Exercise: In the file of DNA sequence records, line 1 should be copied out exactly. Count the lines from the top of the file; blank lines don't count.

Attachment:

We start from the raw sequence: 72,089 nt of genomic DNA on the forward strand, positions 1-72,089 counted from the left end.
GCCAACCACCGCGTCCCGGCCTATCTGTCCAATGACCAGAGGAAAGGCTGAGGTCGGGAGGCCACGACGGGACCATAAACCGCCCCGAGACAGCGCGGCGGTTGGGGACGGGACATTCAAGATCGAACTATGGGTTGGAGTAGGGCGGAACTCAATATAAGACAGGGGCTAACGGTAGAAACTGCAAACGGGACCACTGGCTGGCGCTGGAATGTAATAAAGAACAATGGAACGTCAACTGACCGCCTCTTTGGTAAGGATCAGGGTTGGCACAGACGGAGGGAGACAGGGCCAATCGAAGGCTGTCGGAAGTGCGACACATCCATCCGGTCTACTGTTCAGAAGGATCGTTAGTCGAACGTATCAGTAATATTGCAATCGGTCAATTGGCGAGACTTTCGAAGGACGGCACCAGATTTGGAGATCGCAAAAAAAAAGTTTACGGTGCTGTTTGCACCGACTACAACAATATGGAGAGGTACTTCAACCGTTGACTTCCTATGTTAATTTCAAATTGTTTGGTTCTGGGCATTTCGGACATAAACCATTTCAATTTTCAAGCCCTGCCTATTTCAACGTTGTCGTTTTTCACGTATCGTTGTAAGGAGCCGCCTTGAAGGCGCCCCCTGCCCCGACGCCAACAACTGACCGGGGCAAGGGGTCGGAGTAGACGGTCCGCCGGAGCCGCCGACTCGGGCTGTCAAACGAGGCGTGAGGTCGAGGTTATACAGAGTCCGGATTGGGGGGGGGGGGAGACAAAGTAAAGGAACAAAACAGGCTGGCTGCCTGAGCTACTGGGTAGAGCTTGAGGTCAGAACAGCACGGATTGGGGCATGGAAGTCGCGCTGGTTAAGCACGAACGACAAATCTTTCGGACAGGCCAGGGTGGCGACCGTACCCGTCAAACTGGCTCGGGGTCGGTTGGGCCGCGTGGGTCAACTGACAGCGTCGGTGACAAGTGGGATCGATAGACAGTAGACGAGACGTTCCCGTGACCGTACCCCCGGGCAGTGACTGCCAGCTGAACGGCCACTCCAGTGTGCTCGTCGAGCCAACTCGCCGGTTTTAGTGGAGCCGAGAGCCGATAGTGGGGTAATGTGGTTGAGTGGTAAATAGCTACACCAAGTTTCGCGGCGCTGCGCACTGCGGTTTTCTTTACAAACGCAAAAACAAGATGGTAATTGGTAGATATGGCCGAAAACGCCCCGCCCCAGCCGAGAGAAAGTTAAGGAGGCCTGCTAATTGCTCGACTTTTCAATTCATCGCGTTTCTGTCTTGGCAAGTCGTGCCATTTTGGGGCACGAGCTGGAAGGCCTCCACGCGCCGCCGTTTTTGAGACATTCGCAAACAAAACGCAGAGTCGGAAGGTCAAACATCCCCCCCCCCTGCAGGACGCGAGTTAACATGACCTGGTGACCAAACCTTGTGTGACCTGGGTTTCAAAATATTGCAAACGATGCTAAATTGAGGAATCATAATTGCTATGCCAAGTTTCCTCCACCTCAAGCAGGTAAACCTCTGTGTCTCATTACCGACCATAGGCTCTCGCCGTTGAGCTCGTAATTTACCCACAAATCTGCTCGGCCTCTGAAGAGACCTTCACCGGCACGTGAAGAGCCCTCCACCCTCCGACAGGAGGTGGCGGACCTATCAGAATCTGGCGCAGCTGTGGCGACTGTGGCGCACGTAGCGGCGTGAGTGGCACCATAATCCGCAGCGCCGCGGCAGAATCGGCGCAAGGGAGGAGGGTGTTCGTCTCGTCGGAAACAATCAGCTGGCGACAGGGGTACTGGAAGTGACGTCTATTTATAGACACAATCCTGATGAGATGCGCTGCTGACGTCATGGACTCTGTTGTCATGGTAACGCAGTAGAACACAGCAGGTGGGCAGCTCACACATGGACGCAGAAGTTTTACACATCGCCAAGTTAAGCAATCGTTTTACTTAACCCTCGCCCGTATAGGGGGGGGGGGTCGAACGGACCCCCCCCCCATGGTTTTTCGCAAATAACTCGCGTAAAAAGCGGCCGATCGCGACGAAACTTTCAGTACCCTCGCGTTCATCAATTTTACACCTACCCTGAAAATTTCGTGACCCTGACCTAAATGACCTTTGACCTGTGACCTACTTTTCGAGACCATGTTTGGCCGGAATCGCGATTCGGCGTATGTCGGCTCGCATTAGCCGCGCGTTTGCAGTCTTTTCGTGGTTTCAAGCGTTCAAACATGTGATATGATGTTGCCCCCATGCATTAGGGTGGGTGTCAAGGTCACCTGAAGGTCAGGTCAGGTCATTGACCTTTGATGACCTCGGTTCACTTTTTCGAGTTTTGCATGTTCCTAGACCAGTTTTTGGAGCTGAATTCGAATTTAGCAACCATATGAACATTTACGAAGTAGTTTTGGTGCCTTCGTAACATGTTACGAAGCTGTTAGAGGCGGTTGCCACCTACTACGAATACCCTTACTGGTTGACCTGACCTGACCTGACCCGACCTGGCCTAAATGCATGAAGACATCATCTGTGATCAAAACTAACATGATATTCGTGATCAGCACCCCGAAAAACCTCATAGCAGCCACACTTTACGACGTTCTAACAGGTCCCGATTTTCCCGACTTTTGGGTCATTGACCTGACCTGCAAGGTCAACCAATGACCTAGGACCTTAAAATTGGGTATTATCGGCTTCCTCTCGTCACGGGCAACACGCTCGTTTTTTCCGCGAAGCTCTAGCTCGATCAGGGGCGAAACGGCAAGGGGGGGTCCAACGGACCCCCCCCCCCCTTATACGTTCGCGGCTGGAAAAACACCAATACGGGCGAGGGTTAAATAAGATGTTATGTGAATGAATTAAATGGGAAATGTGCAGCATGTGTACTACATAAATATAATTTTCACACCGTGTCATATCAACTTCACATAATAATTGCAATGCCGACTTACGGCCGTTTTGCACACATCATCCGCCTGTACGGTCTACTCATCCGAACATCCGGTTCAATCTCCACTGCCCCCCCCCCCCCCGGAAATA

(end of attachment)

We start from the raw sequence: 72,089 nt of genomic DNA on the forward strand, positions 1-72,089 counted from the left end.